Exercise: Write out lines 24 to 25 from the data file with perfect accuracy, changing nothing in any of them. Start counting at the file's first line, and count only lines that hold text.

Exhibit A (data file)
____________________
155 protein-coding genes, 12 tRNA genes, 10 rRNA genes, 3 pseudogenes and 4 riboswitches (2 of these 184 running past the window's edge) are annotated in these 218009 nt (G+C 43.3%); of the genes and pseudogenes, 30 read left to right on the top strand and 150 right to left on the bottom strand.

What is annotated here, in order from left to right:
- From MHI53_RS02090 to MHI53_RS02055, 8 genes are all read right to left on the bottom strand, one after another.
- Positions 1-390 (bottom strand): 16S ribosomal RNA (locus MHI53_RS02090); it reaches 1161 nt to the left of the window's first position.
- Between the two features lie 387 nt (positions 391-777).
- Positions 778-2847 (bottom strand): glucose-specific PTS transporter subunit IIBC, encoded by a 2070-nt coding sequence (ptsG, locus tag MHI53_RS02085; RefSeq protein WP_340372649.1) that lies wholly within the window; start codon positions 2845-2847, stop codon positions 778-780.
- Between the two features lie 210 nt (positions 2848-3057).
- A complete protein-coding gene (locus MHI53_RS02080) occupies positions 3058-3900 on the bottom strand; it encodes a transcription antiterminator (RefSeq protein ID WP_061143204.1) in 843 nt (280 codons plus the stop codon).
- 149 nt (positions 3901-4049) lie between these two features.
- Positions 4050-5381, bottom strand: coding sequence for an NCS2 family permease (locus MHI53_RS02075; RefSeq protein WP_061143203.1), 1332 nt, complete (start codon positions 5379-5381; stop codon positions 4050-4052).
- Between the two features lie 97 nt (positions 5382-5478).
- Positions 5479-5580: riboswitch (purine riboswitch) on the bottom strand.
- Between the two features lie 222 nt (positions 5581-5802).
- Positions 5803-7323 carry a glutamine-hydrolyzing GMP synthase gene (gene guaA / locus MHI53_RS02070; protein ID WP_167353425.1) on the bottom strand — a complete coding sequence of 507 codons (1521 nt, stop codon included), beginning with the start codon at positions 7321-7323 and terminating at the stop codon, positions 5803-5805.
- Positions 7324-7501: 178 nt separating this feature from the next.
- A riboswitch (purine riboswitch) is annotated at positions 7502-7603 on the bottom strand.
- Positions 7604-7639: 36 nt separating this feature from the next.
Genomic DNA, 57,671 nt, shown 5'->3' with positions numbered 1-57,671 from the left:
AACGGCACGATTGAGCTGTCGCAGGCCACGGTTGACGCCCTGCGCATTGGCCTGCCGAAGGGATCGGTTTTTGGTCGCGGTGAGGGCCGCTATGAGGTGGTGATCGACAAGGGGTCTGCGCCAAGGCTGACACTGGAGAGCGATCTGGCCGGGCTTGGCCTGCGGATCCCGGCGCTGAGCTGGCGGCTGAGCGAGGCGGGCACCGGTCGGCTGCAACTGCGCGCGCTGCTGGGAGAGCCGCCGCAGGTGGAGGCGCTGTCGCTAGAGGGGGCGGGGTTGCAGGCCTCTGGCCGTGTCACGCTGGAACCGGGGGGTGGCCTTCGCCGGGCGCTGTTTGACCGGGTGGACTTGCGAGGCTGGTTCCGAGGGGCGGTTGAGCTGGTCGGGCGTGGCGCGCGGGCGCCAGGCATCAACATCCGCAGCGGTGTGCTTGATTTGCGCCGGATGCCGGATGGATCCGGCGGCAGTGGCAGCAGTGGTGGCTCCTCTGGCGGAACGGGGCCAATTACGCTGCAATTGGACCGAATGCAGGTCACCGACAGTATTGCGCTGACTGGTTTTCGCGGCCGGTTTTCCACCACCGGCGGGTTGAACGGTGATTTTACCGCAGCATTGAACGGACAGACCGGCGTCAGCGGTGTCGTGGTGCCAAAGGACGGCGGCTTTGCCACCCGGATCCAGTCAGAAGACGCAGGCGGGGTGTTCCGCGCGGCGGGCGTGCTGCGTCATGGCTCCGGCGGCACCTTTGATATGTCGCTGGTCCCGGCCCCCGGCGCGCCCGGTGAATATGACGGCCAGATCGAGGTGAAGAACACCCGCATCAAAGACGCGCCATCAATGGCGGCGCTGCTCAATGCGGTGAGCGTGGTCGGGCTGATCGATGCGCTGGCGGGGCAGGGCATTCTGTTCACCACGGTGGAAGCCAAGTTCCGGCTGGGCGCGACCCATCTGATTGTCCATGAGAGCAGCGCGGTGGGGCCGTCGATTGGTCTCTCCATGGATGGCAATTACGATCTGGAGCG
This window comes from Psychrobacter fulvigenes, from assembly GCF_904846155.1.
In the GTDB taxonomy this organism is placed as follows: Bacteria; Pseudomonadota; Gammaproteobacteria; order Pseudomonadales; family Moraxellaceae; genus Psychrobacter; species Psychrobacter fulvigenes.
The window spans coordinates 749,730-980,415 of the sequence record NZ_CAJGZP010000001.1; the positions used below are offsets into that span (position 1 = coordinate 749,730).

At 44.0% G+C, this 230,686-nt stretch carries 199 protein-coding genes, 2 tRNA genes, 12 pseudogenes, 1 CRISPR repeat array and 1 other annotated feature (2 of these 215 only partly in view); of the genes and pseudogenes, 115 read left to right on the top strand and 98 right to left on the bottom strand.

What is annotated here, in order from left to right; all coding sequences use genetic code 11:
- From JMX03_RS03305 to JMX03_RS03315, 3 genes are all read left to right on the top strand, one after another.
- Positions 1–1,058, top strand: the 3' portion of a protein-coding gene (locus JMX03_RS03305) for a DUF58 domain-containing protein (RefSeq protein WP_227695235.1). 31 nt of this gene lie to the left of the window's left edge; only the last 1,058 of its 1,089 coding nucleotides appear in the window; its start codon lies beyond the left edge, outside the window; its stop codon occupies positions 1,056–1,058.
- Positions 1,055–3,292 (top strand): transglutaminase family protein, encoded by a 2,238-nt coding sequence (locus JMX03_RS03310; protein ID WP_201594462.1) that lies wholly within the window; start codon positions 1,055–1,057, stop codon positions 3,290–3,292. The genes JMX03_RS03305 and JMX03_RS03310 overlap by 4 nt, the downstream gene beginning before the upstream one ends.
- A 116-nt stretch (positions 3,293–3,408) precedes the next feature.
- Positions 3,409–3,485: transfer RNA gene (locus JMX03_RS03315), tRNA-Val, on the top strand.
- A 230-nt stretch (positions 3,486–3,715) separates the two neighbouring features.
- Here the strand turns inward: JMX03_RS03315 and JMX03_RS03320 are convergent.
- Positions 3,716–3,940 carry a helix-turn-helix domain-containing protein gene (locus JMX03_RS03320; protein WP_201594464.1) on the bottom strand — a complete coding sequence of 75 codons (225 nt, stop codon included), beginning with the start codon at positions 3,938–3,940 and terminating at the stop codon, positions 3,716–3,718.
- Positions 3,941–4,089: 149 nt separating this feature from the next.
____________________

What is annotated here, in order from left to right; all coding sequences use genetic code 11:
- From JMX03_RS03305 to JMX03_RS03315, 3 genes are all read left to right on the top strand, one after another.